What is a sound card?
A sound card is a computer component responsible for generating and recording audio. It enables users to connect analog speakers, headphones and microphones to their computer. Most modern computers have a built-in sound card in the motherboard.
Generating audio on computers is challenging because sound is fundamentally analog, while computers are digital devices. Moreover, the human ear is incredibly sensitive to even the slightest changes in sound. The sound card's primary function is to convert digital signals into analog output for speakers and headphones. It also converts signals from microphones to digital input.
How do sound cards work?
A sound card operates through a digital-analog-converter (DAC) and an analog-digital-converter (ADC) and uses dedicated chips to lessen the CPU load. A preamplifier (preamp) boosts signal levels and controls volume. It may also be able to perform audio processing, such as audio equalization.
Sound cards used to be expansion cards for early computers, often with ISA or PCI slots. Newer cards use PCIe. However, as audio recording and playback became ubiquitous, and the cost of components decreased, it became common to incorporate basic sound card functionality into the motherboard. Although most computers no longer have physical sound cards, the term "sound card" still refers to the chips and functionality that provide audio output.
At the very least, a sound card provides a 3.5 mm stereo audio out and audio in TRS (tip, ring, sleeve) jack. However, many modern devices now use a single 3.5 mm TRRS (tip, ring, ring, sleeve) jack that combines both the headphone and microphone into a single port. Advanced sound cards offer additional input and output jacks. These may have additional 3.5 mm jacks for 5.1 or 7.1 channel surround sound, digital outputs or a digital optical audio port. Older sound cards may also have a MIDI or joystick port.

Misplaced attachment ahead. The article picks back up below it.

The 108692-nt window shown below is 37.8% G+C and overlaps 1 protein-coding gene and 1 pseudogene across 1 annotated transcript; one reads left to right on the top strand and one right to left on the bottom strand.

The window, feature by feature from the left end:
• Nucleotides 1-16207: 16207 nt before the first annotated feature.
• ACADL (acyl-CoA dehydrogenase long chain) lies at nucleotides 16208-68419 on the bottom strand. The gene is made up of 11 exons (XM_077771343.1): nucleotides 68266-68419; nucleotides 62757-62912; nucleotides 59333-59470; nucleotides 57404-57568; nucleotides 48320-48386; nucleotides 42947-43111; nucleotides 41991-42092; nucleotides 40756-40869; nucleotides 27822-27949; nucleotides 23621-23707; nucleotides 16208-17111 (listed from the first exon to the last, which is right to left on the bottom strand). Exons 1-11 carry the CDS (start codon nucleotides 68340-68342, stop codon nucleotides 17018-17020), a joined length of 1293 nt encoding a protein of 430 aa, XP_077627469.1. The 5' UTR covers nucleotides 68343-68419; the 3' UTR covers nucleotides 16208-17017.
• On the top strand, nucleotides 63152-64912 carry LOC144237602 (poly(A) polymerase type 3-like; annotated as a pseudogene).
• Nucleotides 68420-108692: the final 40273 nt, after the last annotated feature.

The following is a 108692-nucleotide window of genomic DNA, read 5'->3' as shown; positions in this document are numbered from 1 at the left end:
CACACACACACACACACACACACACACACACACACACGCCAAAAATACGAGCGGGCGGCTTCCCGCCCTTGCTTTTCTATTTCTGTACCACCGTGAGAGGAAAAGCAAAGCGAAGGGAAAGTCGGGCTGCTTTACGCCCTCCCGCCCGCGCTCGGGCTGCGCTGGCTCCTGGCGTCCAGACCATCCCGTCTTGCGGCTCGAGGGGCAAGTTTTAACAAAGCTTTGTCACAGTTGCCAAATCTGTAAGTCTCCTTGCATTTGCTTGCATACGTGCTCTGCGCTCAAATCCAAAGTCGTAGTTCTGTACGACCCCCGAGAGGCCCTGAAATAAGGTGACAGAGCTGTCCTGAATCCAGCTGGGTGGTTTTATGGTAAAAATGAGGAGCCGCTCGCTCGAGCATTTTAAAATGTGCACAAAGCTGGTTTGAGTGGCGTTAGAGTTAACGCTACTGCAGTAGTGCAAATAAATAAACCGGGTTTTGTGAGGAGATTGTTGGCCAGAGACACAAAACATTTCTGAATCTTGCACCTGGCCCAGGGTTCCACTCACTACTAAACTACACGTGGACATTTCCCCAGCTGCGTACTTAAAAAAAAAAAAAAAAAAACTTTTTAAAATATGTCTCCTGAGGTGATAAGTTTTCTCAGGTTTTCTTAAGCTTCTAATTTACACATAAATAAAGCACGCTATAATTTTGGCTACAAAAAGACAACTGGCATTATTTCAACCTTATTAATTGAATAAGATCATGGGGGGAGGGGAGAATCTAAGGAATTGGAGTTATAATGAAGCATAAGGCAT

External sound cards are typically called audio interfaces, and they usually connect over USB. Advanced sound production and recording require an audio interface with multiple independent audio inputs and outputs. They may also have specialized ports such as XLR.
As technology continues to evolve, computers increasingly provide digital audio output. In such cases, HDMI and Bluetooth connections are digital-only and do not require a sound card. Instead, an external device such as a TV or Bluetooth headphones perform digital-to-analog conversion. However, basic sound cards will still be included in most computers because analog speakers and headphones remain widespread.
Sound card color code
The 3.5 mm jacks are color-coded so users can easily tell which port is for which channel. These colors include the following:
- Pink. Microphone input.
- Light blue. Line level input.
- Lime green. Left and right stereo output or headphones.
- Orange. Center and subwoofer output.
- Black. Surround sound left and right output.
- Grey. Surround sound rear left and right output.
- Yellow. Digital output.
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